4: Affiliated Dormitories
A new option that some people may not have heard about is that there are companies that build student dormitories. These places are advertised as being about building a community with other students. They appear to have multilingual services available. They also provide meal plans which can be very helpful if you are not used to cooking for yourself or are unfamiliar with ingredients and Japanese cooking items.
The first two properties are close to the university. The third is close to Saijo station. However, the monthly rent is extremely high comparatively to other options, starting at around 44000yen, not including meal options. There are also high move in fees. If money is not an issue, I would suggest looking into this option for when you first arrive in Japan.
5: Unaffiliated Dormitories
There are two places in Saijo that offer dormitory style accommodation that are unaffiliated with Hiroshima University.
This link is for Sunsquare. Sunsquare is near Saijo Station rather than the university. It is meant both for singles and for families. It is near shops as well as facilities for international residents, including free legal support and language classes. The rent is about as cheap as an apartment. There is less of a focus on a community and ongoing recreational events and more on setting you up to leave easily and comfortably in Saijo.
Hiroshima International Plaza or HIP is conveniently located near a grocery store and has many facilities on site, including a gym, tennis courts and a big library. They really emphasis a community spirit and international community. You must apply and be interviewed to be accepted, and they often only pick a few people of each nationality to live here. I have heard that it is easy to make friends here and the staff are very friendly. There is also a free shuttle bus multiple times a day to and from Hiroshima University. I have toured the facilities and they are very clean and nice, however I found the rooms to be rather hotel like and not possessing a very personal quality.
6: Finding your own apartment
This may seem quite daunting and this is not recommended for when you first arrive in Saijo. However, if you have some Japanese language skill this can be a very convenient option. There are many ways you can find an apartment by yourself in Saijo. Near the university there are numerous real estate agencies advertising for students. Also, independent landlords will advertise at their building that they have vacancies and you can contact them directly to bypass fees. You must however organise paying your own bills, utilities, internet etc. If you are not confident in Japanese this can be quite a challenge, but there is always the trusty friend that can help.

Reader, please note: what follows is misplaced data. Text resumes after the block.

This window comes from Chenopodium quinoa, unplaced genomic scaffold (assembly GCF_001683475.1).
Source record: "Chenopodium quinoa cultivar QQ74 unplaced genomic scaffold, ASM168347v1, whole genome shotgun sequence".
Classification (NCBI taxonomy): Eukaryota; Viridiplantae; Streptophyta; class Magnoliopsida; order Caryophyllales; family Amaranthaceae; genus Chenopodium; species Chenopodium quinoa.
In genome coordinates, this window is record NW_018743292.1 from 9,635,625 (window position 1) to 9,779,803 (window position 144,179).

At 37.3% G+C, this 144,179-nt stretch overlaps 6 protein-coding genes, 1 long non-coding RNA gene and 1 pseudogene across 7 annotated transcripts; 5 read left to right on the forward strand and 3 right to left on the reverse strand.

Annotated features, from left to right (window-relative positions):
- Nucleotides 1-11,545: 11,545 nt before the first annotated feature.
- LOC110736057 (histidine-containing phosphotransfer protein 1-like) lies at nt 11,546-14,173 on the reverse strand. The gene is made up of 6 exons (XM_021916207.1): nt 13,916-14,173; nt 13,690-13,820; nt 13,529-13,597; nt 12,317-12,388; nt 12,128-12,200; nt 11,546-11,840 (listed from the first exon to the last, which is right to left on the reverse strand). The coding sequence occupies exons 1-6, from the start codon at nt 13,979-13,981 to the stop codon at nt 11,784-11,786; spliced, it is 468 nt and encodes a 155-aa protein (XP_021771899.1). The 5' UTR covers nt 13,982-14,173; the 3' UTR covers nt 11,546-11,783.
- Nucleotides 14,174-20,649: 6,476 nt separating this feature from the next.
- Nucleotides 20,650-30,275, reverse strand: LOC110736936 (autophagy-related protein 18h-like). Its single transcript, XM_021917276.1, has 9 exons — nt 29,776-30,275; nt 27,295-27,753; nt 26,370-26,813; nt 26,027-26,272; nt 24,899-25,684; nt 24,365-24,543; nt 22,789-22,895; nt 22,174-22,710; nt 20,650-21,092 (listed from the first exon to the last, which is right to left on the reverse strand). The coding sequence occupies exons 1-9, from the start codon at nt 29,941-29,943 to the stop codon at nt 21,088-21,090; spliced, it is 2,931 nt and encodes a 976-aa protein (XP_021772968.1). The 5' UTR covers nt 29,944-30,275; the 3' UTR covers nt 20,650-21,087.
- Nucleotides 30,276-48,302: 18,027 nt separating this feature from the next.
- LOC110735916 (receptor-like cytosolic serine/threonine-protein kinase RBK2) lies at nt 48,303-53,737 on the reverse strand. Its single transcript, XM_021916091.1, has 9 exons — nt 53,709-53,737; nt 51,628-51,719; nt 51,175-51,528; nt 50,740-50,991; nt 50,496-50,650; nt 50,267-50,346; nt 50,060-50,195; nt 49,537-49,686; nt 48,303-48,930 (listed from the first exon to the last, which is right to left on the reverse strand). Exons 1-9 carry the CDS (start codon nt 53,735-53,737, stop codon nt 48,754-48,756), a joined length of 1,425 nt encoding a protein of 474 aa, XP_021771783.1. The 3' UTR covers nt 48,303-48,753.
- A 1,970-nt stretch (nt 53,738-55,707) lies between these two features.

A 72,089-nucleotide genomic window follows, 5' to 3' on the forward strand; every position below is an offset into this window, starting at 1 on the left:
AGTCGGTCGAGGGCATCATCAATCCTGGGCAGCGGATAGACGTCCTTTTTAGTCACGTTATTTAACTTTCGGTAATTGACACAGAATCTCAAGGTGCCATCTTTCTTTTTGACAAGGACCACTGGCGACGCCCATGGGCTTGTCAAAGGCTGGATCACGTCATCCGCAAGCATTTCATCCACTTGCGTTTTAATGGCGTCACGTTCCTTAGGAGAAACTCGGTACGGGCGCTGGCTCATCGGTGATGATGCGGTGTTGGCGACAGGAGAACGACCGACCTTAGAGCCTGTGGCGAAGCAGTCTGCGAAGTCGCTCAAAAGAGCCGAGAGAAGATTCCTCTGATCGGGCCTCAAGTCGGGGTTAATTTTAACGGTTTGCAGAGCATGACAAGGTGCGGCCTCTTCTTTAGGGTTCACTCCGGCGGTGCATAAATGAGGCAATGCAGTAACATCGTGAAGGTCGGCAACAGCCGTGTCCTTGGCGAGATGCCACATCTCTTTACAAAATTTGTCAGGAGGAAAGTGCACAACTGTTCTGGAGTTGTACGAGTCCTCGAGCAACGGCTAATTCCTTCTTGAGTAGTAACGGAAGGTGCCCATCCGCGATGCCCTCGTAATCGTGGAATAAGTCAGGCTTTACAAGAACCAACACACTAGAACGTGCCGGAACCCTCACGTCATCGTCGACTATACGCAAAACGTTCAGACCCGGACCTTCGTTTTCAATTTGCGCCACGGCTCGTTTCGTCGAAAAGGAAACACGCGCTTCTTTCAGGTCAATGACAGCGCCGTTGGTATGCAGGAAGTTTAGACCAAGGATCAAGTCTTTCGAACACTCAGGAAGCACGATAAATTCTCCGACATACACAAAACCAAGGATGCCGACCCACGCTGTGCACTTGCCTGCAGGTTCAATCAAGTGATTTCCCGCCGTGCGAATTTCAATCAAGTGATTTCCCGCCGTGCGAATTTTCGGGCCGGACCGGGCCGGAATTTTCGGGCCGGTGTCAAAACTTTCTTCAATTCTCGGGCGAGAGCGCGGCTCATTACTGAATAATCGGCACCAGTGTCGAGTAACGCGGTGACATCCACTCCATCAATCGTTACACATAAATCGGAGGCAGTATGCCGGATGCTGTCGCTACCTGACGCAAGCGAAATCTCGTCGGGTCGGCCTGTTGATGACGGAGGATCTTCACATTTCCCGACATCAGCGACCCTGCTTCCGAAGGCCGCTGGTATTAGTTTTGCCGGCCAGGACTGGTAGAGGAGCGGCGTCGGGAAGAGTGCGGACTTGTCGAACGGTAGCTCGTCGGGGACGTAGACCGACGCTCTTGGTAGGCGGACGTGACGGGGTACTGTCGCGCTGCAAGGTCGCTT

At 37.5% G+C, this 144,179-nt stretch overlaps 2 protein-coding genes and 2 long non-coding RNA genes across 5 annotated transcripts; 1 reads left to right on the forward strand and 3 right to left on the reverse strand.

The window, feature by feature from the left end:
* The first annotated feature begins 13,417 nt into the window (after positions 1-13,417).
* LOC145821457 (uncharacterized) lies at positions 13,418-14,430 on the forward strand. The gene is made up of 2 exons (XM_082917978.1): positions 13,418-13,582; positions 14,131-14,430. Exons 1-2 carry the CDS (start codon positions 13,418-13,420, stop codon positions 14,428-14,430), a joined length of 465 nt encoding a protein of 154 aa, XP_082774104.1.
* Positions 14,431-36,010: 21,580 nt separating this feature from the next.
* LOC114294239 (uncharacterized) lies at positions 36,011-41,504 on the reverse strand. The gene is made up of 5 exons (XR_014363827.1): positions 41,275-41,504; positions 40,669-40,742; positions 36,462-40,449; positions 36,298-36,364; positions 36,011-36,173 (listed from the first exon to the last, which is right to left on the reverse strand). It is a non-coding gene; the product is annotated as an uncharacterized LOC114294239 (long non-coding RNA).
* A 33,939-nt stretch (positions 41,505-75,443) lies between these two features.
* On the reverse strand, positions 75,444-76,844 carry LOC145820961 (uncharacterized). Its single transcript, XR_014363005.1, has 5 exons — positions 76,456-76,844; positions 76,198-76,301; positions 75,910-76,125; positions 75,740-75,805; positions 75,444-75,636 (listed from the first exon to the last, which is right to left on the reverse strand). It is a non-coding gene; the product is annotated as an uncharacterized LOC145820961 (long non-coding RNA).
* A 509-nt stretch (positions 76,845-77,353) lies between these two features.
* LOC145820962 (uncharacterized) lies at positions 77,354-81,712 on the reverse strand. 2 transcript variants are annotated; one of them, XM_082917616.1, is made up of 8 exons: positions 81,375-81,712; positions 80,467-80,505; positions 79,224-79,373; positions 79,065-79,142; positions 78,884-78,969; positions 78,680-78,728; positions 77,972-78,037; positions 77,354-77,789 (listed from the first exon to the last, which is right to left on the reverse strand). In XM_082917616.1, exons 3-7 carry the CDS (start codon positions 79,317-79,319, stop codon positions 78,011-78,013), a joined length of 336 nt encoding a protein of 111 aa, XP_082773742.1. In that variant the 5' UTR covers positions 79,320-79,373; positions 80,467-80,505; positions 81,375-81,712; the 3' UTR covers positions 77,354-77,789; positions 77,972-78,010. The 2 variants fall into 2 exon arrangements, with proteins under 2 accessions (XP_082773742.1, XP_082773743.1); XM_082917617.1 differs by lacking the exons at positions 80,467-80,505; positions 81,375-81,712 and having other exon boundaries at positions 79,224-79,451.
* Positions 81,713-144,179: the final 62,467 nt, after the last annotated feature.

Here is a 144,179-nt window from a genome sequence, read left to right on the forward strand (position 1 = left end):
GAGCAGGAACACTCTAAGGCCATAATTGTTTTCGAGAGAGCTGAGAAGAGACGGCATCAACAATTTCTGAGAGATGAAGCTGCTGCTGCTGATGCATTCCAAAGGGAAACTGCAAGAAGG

Anecdotal time. I went through a landlord directly. My apartment monthly rent is 20000yen. All it cost me to move in was a one-month deposit. My landlord helped me move from International House to my apartment with his truck. He helped me change all my utilities into my name. He did not speak any English but we were able to communicate well enough. Almost all landlords and real estate agencies deal with students and therefore are familiar with the sort of help you will need. There was no cleaning fee but my apartment was incredibly dirty upon me moving in and took me a few days to clean it.
Comparatively to a co-op apartment: Two-month deposit. Cleaning fee. Key money. This can total more than 100000yen just for moving in.
I hope you find this guide helpful! When you come to Saijo please make use of all and any facilities you find to help you with your living. This can come from other students and also from the staff that work in the international offices.